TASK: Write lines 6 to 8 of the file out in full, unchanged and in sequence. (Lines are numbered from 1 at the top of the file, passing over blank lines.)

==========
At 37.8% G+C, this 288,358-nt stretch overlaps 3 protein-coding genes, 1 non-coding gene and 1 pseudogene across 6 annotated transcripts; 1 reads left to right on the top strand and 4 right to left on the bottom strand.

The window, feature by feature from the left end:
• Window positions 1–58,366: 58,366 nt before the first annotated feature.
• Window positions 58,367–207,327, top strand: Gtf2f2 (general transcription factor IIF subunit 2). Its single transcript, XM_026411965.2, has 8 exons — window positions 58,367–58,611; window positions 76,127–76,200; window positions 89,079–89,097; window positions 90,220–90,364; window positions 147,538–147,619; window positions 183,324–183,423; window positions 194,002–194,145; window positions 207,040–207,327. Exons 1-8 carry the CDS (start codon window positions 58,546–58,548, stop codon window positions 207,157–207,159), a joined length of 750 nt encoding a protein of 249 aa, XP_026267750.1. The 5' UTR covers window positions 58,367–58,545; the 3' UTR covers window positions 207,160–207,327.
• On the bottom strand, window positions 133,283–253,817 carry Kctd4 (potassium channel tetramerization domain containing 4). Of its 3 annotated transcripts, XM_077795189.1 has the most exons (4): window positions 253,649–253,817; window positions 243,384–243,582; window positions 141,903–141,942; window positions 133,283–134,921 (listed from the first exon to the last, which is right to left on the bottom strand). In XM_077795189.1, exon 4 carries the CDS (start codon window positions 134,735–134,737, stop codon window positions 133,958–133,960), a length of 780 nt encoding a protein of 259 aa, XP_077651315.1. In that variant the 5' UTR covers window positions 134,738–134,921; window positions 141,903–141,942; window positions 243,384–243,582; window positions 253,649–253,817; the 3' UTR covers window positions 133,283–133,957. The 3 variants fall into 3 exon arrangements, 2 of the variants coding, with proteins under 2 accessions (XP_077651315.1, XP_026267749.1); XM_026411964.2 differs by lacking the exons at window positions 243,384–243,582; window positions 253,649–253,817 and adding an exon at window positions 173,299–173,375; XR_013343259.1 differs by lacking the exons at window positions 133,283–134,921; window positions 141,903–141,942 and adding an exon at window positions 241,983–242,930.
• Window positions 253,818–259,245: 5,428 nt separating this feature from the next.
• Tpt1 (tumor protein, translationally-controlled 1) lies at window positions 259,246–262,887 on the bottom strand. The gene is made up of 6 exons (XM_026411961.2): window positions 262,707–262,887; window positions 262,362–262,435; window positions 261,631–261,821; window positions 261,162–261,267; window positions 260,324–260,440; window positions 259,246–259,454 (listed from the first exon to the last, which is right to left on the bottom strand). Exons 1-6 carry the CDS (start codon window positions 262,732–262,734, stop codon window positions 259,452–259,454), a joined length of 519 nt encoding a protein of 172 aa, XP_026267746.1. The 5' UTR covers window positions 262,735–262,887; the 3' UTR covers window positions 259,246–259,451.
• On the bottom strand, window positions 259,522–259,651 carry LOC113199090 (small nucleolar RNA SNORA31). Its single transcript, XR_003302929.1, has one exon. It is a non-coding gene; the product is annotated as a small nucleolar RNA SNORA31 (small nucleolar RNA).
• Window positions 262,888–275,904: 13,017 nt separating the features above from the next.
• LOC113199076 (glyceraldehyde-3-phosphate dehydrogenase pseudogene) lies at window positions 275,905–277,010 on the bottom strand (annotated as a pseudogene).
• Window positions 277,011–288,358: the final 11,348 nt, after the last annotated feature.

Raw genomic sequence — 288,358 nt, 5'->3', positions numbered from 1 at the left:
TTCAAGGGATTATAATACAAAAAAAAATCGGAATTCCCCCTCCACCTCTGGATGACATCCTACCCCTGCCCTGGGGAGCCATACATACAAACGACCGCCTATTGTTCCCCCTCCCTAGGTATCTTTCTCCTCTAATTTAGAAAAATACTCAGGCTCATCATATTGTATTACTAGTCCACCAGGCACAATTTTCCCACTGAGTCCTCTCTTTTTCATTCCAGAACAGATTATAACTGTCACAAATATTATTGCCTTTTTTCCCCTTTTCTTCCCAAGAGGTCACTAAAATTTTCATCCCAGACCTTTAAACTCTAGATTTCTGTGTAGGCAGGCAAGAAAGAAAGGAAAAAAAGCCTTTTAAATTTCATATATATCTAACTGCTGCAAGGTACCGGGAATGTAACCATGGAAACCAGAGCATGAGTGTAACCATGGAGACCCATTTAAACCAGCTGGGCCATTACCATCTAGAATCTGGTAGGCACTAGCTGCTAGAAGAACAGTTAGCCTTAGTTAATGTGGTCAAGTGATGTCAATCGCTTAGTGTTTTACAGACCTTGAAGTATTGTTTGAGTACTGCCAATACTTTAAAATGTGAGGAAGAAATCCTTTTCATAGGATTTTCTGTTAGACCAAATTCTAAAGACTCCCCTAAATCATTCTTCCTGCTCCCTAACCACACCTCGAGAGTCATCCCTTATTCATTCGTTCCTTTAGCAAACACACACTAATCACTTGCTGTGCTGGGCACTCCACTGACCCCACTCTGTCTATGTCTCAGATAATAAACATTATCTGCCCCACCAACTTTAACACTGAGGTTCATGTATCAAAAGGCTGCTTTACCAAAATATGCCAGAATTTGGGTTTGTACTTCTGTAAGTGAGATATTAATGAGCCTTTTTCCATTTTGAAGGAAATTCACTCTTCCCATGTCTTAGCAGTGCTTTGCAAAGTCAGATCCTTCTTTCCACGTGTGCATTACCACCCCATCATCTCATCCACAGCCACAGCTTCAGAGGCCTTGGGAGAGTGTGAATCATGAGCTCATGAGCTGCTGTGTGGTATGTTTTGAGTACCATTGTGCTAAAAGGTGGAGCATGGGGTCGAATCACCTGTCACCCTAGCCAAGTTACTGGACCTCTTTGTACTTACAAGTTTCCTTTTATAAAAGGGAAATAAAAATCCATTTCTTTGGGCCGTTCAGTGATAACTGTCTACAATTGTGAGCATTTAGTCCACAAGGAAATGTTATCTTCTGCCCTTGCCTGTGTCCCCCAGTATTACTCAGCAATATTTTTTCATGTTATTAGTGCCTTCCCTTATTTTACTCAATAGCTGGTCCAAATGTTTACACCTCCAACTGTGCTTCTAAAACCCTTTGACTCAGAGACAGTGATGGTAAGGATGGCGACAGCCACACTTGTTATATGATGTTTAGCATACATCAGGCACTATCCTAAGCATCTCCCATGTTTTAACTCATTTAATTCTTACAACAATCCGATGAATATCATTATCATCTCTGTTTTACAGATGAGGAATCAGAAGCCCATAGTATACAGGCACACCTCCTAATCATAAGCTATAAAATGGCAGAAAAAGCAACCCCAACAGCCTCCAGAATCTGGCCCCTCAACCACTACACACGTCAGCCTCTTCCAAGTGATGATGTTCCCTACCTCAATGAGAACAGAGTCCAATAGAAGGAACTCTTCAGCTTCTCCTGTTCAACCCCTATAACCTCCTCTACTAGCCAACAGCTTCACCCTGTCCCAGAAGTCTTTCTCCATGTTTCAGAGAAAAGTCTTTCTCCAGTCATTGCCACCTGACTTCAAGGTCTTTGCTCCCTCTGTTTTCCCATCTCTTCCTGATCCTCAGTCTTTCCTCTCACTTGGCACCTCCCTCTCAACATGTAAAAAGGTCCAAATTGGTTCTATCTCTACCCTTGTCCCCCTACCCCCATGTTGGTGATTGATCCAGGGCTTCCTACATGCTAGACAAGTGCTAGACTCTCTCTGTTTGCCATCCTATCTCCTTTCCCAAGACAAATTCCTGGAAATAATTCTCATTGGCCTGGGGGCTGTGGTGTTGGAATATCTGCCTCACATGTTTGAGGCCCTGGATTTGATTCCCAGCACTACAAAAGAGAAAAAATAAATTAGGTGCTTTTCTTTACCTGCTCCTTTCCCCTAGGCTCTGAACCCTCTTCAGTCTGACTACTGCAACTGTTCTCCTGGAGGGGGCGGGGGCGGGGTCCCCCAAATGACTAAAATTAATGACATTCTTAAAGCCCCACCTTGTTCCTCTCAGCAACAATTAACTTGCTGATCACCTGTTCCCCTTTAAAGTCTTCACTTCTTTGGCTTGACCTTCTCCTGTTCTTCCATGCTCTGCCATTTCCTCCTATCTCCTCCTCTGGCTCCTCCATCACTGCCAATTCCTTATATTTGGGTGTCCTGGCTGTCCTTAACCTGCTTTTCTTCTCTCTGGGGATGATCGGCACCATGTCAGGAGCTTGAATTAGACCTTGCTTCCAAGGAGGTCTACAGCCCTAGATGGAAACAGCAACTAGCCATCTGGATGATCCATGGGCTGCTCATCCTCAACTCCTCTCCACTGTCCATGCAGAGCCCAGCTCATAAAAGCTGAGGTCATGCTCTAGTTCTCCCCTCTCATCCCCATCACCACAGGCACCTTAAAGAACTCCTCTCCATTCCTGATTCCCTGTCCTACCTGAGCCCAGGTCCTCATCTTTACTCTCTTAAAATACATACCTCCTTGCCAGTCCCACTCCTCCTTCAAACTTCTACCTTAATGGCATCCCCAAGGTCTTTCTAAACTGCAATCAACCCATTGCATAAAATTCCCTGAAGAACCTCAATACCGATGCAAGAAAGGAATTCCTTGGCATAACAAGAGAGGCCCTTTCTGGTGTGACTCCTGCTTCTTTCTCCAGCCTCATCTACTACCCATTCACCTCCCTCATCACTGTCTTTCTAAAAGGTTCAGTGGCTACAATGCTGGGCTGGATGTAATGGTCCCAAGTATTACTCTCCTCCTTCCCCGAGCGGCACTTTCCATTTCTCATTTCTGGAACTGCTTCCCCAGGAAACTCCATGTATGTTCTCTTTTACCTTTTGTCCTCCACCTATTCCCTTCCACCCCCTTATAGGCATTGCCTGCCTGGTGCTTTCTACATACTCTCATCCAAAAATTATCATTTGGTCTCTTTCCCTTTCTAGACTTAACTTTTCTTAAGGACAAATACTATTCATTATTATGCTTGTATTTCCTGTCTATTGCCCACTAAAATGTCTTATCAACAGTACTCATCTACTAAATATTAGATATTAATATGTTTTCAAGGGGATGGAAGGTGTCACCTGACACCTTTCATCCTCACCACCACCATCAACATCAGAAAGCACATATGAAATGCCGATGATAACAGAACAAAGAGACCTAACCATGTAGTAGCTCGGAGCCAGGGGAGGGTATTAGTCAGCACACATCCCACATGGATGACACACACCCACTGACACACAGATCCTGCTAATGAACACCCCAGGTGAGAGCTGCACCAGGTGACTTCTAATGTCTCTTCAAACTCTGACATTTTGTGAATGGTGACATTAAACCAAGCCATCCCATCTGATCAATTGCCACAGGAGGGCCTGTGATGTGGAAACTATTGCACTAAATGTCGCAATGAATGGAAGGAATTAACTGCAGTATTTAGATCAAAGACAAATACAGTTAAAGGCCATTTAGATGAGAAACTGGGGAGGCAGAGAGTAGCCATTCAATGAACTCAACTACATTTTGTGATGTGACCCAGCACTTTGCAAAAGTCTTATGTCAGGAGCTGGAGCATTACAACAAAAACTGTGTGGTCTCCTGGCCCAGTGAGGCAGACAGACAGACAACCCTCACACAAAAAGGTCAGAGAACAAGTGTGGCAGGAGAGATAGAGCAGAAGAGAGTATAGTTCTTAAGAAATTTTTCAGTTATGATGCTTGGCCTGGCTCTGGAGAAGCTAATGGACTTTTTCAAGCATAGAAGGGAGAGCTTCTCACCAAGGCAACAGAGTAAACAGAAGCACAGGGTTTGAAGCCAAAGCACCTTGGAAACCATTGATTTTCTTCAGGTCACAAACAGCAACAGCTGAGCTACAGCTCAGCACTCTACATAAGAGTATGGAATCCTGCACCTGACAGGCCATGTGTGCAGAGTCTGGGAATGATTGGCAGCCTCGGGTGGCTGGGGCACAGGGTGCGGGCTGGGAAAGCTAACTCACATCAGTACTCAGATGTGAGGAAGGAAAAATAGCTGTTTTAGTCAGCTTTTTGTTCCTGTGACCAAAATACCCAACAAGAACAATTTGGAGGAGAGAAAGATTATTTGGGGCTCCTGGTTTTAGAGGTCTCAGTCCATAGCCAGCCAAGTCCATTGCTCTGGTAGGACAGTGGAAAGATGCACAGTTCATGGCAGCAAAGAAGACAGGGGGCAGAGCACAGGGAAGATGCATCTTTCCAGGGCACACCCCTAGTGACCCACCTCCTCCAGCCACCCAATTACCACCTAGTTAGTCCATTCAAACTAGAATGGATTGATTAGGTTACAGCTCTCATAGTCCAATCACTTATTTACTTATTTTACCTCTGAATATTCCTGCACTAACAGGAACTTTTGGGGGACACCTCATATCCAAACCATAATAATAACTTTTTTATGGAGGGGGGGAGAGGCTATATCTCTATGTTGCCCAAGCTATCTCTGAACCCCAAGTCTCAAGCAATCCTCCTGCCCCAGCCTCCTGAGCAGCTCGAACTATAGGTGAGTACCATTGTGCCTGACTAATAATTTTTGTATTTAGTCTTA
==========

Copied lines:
• Window positions 253,818–259,245: 5,428 nt separating this feature from the next.
• Tpt1 (tumor protein, translationally-controlled 1) lies at window positions 259,246–262,887 on the bottom strand. The gene is made up of 6 exons (XM_026411961.2): window positions 262,707–262,887; window positions 262,362–262,435; window positions 261,631–261,821; window positions 261,162–261,267; window positions 260,324–260,440; window positions 259,246–259,454 (listed from the first exon to the last, which is right to left on the bottom strand). Exons 1-6 carry the CDS (start codon window positions 262,732–262,734, stop codon window positions 259,452–259,454), a joined length of 519 nt encoding a protein of 172 aa, XP_026267746.1. The 5' UTR covers window positions 262,735–262,887; the 3' UTR covers window positions 259,246–259,451.
• On the bottom strand, window positions 259,522–259,651 carry LOC113199090 (small nucleolar RNA SNORA31). Its single transcript, XR_003302929.1, has one exon. It is a non-coding gene; the product is annotated as a small nucleolar RNA SNORA31 (small nucleolar RNA).